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September 2017

When Should I take the ACT?

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When Should I take the ACT Test?

No escape from the ACT—when should I start taking it?

For high school students heading for college, the ACT is as certain as death and taxes are for adults.  The test enters their conversations during freshman year when students begin to hear horror stories from upperclassmen—the ACT is too longI always run out of time…the math questions are terrible…the reading passages are boring…my score sucks.   Hidden in the last message is their secret belief that “I must be stupid.”

 

So…given that the test is a rite of passage to college, that the scores are very important for college acceptance, scholarships, and staying out of remedial English and math classes, what’s a high school student to do?

 The ACT is given on a regular schedule:  September, October, December, February, April, and June.  Starting in 2018, it will also be given in July.  Students can take the ACT as often as they like, assured that only the scores they choose will be entered on their high school transcripts.  Furthermore, many colleges are now “super scoring” the ACT by taking the highest score a student earns on each of the four subtests:  English, math, reading, and science.  This is a great boon to students and a perk to colleges that like to brag about their average ACT composites.

Increasingly, students believe that to play it safe they have to sign up for a practice ACT test by sophomore year.  This works for some students, but there are others who lack the coursework on which the test is based (especially in math and science) who then become discouraged by low scores.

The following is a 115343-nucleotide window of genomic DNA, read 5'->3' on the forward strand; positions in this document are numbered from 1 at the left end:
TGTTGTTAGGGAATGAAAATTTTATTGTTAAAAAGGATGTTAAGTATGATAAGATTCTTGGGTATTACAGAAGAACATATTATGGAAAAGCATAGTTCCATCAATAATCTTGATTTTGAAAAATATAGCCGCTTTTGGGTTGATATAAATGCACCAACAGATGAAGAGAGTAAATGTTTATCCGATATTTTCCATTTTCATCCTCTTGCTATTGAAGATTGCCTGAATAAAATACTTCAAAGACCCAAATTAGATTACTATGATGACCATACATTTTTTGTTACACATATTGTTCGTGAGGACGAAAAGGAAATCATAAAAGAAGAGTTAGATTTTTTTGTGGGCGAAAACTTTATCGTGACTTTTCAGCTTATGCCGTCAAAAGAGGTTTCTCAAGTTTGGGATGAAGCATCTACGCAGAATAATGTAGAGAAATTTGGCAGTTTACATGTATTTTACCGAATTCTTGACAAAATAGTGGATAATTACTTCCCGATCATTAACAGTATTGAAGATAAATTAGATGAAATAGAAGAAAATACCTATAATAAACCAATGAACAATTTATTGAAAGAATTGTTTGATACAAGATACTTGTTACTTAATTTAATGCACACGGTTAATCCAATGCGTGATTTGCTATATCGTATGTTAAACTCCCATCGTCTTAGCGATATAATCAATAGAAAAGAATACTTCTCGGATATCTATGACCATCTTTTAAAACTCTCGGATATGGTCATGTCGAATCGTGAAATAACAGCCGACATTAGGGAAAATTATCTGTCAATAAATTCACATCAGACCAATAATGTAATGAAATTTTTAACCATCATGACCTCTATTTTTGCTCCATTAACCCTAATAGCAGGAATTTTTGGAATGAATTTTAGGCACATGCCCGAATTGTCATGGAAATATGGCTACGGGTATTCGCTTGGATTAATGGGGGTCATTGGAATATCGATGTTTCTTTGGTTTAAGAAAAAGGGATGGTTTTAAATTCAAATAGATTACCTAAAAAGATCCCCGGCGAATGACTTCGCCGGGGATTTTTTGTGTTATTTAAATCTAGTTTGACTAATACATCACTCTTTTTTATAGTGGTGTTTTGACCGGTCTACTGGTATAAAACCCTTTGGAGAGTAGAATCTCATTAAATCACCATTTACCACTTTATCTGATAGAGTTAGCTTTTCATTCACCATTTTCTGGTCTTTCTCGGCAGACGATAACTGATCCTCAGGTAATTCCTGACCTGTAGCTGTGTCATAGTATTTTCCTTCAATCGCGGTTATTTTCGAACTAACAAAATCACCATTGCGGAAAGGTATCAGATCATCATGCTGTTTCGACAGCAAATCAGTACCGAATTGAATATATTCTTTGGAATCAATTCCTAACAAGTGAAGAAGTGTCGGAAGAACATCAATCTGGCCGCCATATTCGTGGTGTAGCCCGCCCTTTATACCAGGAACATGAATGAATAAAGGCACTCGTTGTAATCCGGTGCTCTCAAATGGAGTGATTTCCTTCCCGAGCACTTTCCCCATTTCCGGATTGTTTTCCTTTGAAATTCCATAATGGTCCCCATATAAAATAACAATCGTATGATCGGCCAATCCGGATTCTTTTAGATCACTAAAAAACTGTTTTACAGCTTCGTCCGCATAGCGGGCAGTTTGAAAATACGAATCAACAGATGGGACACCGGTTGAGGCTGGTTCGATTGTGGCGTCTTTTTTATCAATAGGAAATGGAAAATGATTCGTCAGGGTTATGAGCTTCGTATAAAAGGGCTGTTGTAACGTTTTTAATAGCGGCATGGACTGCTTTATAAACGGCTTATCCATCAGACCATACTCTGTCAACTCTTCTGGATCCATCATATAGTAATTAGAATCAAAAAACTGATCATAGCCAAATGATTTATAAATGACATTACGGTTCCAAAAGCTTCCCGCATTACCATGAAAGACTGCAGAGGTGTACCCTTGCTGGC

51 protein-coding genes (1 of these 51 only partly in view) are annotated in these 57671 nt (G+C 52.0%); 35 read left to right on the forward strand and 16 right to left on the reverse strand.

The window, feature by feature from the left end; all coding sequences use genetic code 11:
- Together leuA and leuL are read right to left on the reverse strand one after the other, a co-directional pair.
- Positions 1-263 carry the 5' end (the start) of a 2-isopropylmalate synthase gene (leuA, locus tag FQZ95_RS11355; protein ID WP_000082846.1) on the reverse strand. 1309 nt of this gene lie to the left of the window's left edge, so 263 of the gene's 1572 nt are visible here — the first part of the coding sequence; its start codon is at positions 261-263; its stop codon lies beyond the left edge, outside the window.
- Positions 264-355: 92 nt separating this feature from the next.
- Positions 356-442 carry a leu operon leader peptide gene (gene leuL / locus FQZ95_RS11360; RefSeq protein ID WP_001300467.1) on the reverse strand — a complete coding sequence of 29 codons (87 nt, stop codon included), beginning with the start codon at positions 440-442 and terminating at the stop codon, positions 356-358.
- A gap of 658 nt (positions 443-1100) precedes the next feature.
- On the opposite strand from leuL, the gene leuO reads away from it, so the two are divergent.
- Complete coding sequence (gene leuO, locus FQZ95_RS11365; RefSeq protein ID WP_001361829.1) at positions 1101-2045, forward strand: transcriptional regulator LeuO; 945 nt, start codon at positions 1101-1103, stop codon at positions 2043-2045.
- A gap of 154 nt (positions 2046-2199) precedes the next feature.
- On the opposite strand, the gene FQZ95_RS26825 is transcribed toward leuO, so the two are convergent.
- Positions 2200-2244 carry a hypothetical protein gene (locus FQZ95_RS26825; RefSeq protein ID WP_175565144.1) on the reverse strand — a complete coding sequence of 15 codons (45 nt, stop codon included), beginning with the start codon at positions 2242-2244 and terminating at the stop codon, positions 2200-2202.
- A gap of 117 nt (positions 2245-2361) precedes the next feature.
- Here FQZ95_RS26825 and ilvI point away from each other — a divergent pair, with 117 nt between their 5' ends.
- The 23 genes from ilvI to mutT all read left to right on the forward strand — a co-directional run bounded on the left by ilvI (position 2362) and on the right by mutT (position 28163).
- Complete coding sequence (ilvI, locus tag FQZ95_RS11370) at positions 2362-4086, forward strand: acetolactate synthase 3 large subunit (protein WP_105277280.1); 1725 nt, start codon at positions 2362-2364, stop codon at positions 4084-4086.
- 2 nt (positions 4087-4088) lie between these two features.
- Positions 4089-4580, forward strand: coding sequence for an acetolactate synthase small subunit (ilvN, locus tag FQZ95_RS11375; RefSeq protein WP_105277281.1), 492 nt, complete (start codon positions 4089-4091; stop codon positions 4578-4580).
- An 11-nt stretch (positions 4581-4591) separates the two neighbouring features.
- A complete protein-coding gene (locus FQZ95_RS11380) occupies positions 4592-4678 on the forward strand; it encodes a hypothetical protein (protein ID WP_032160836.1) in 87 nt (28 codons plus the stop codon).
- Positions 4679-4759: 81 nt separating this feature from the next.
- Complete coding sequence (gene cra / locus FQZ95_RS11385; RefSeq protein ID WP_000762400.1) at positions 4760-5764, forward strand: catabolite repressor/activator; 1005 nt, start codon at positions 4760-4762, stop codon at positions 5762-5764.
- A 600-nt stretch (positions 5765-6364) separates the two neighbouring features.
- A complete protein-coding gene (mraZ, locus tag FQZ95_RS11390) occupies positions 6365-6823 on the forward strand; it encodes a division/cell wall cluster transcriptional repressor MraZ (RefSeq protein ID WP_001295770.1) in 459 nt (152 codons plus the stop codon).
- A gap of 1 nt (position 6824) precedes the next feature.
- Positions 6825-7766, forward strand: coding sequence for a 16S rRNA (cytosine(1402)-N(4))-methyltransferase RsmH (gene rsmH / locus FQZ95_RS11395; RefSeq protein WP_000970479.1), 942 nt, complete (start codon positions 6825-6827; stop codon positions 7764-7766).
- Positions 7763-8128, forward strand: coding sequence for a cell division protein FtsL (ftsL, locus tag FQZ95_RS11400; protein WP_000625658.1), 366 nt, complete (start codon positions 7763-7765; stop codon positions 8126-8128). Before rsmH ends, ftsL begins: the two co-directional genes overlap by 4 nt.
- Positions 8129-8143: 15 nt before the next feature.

While there is no fixed schedule that works for all students, I recommend that junior year is designated the “ACT TEST PREP YEAR.”   One workable timeline is

  • July – Get a base score and begin working towards future tests.
  • September – If July didn’t work, take this ACT test.
  • December – Retake this  “released” test.   Students can get copies of their test and answers.   Ideal diagnostic.
  • February – For students who want more practice.  Fewest athletic conflicts.
  • APRIL ACT month! – Free test through schools for juniors, and a Saturday test through the ACT.  ALL JUNIORS SHOULD TAKE BOTH!!! The ACT releases its Saturday April test—but not the school test.
  • June – Work hard to make this (or July) the final test. Overall, Students score the highest on the June test because they are out of school, rested, and don’t have competing commitments. The June test is also a released test, giving students who still have not achieve their goal score the summertime to prepare for either July or September. If the goal score is reached, senior year will be test free, and attention can be turned to applications and writing those all important college essays!

7 Tips to Make Your Common App Essay Shine

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7 Tips to Make Your Common App Essay Shine

Kristie Beck, M.Ed.

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Want to make your common app essay shine? Please watch this video to gain more in-depth knowledge. However, here are seven tips to enhance the strength of your common app essay.

  • Don’t tell talk about your G.P.A or classes you’ve taken.